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Home Publications Blogs Beat the Press Robert Samuelson Calls Me Nobody

Robert Samuelson Calls Me Nobody

Thursday, 04 April 2013 04:22

In his column today Robert Samuelson talks about the euro zone crisis and its latest manifestation in Cyprus in the context of the new book, The Alchemists, by his Washington Post colleague Neil Irwin. At one point he tells readers:

"The constant goal, as Irwin shows, has been to prevent a collapse of the global financial system, which could plunge the world economy into a genuine depression. Everyone embraces the goal..." (emphasis added)

Well not everyone shares the goal of preventing a financial collapse at all costs. That's in part because some of us know that there is no reason that such a collapse would plunge the world into a genuine depression.

The world has the tools to reverse the impact of a financial collapse and restore the economy back to a normal growth path. This was demonstrated a decade ago by Argentina. It defaulted on its debt and broke with the dollar in December of 2001. This led to a full-fledged financial collapse, which was followed by a sharp plunge in output in the first quarter of 2002.

By the second quarter its economy had stabilized. By the second half of 2002 its economy was growing rapidly and by the summer of 2003 it had made up all the ground lost from the financial collapse. It continued to growth rapidly until the world recession brought Argentina's economy to a standstill in 2009.

Source: International Monetary Fund.

While it is possible that the "alchemists," the central bankers in the euro zone and the United States who are the title characters in Irwin's book, are not as competent as Argentina's policy makers, there is no reason that a financial collapse should have led to a full depression. Economists since Keynes have long understood the steps necessary to prevent a depression, so it would require an extraordinary level of incompetence to allow a collapse to lead to a depression.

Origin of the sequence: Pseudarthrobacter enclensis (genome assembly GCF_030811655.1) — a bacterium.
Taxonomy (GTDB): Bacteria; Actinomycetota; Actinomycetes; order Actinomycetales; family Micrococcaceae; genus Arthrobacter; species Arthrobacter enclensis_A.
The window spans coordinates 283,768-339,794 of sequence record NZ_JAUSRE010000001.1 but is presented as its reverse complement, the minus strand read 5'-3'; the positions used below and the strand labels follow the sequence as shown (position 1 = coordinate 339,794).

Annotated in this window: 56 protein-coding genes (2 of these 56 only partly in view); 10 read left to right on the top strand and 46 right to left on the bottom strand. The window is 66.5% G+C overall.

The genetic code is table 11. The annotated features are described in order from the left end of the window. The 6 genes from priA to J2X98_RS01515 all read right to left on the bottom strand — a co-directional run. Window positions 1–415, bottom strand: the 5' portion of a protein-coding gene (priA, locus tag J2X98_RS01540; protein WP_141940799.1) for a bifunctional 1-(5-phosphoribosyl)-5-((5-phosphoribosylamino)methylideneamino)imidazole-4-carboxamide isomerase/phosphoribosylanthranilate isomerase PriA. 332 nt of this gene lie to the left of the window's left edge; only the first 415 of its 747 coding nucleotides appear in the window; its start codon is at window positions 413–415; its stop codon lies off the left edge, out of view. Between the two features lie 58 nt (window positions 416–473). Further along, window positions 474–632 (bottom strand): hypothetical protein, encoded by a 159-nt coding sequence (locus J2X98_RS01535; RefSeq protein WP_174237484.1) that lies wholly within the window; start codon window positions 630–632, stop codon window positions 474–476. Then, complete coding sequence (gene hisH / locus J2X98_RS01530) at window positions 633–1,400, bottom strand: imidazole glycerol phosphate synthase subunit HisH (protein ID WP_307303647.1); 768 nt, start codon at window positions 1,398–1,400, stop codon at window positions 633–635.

It certainly would be best to have a solution to the financial crises in Cyprus and the euro zone that did not involve a collapse, as would have been true during the Lehman crisis in the United States in the fall of 2008. However, given the enormously bloated financial sector in the United States and elsewhere in the world, it may well be better to have a solution involving a collapse that would wipe out this powerful interest group than a government bailout that leaves it intact.

The bloated financial sector acts as on ongoing drain on the economy since it pulls out more than it contributes to the economy as was shown in a recent paper from the Bank of International Settlements. In addition, because of the financial industry obsession with inflation, it is likely to use its political power to stifle growth in order to minimize the risk of inflation.

Contrary to Samuelson's assertion, there are people who disagree with him on the need to save the financial industry. (It was the industry whose survival was immediately at stake, not the system as he asserts.) It is striking that he would try to deny the existence of people on the other side but this sort of argument is characteristic of DC elite opinion as when they assert that "nobody" saw this crisis coming. When you have a weak argument it is easiest to just try to exclude the other side from the debate.

Comments (12)Add Comment
Duh. Everyone Wants to Avoid Rape According to Robert Samuelson
written by Last Mover, April 04, 2013 6:03
Rape at the personal level is like a global financial collapse and depression at the global level. Nobody wants it to happen to them. What an insight from Robert Samuelson.

Of course nobody is actually endorsing the act of rape or depression itself. But when it happens, it's God's will that the consequences of such a divine act be allowed to unfold naturally and heal itself in an austere sort of way, free of interference and tampering by the likes of mere mortals who caused it in the first place with original sin.

Financial collapse and depression, like rape, can be avoided altogether if the victims would just stop encouraging it.
written by sherparick, April 04, 2013 7:14
Well, the economic elite of Europe, in decision after decision, seems to show that "Extraordinary Incompetence" is the default position. http://www.bloomberg.com/news/...lan-b.html

Japan has managed this default incompetence for two decades now.

Basically, Europe is turning "Japanese," a decade of no-growth, low inflation or deflation (YEAH, THE ECB IS MEETING ITS MANDATE OF PRICE STABILITY), and high unemployment. How this will play out in a 17 nation state context will make for a lot of interesting news cycles in the coming decade. Meanwhile, the VSPs here in the U.S. also want to endorse policies (Fiscal austerity and terminating QE3)so we can turn "Japanese."

This raises a question about whether it is incompetence or something else. Cui Bono?